The rise and fall of anti-Catholicism in Scotland

Thomas Devine, Michael Rosie

Research output: Chapter in Book/Report/Conference proceedingChapter

Abstract

Recent reports of religious ‘hate crime’ against Catholics in Scotland have heightened social anxieties – yet such claims are unconvincing when a broader historical and sociological view is taken. Whilst anti-Catholicism was one key marker of Scottish Protestantism for several centuries after the Reformation, in more modern times it declined rapidly and significantly. Few Scots now have the desire, nor the wherewithal, to undertake sectarian discrimination. In this chapter we review the historical decline of anti-Catholicism and examine some of the (now substantial) evidence on religion in the social structure and in social experience. These suggest a Catholic community now firmly in the mainstream of Scottish life – and an anti-Catholicism firmly at the margins.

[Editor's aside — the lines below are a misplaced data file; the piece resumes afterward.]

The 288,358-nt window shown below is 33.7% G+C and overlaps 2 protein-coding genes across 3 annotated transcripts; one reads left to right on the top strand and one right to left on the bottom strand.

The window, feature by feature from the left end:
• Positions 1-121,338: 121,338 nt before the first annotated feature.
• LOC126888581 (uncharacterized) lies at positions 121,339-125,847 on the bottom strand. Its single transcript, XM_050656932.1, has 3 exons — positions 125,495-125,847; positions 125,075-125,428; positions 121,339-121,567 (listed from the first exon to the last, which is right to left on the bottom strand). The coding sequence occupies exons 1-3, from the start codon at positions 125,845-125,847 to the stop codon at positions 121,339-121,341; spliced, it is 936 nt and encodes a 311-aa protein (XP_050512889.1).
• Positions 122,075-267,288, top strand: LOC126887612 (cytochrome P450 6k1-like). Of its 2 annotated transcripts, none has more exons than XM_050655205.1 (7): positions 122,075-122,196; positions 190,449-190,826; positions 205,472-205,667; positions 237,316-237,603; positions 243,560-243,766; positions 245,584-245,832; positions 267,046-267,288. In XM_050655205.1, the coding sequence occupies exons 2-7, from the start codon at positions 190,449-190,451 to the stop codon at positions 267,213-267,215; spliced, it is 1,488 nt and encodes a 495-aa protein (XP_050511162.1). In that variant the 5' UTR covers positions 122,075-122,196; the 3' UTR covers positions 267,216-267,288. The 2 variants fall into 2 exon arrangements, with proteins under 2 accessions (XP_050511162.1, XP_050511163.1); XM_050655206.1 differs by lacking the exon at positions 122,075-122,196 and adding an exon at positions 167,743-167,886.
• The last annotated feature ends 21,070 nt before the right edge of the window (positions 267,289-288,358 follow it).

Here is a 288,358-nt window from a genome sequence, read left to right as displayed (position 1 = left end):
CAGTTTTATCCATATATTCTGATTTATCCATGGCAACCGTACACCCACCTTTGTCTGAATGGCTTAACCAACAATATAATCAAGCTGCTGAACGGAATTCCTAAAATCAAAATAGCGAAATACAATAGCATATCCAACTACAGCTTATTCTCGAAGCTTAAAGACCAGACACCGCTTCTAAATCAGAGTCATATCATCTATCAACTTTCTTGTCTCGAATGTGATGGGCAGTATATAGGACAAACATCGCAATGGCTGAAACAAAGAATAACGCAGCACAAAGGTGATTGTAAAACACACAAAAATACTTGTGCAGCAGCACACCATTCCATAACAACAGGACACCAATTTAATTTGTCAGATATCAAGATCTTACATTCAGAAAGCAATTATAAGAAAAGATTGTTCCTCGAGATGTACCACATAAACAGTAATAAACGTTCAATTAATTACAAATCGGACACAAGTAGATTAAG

Original languageEnglish
Title of host publicationAnti-Catholicism in Britain and Ireland, 1600–2000
Subtitle of host publicationPractices, Representations and Ideas
EditorsClaire Gheeraert-Graffeuille, Geraldine Vaughan
PublisherPalgrave Macmillan
Chapter16
Pages273-287
Edition1
ISBN (Electronic)9783030428822
ISBN (Print)9783030428815
Publication statusPublished - 2020

Publication series

NameHistories of the Sacred and Secular, 1700–2000
PublisherPalgrave Macmillan

Keywords

  • anti-Catholicism
  • Scotland
  • social change
  • discrimination
  • integration

Fingerprint

Dive into the research topics of 'The rise and fall of anti-Catholicism in Scotland'. Together they form a unique fingerprint.

Cite this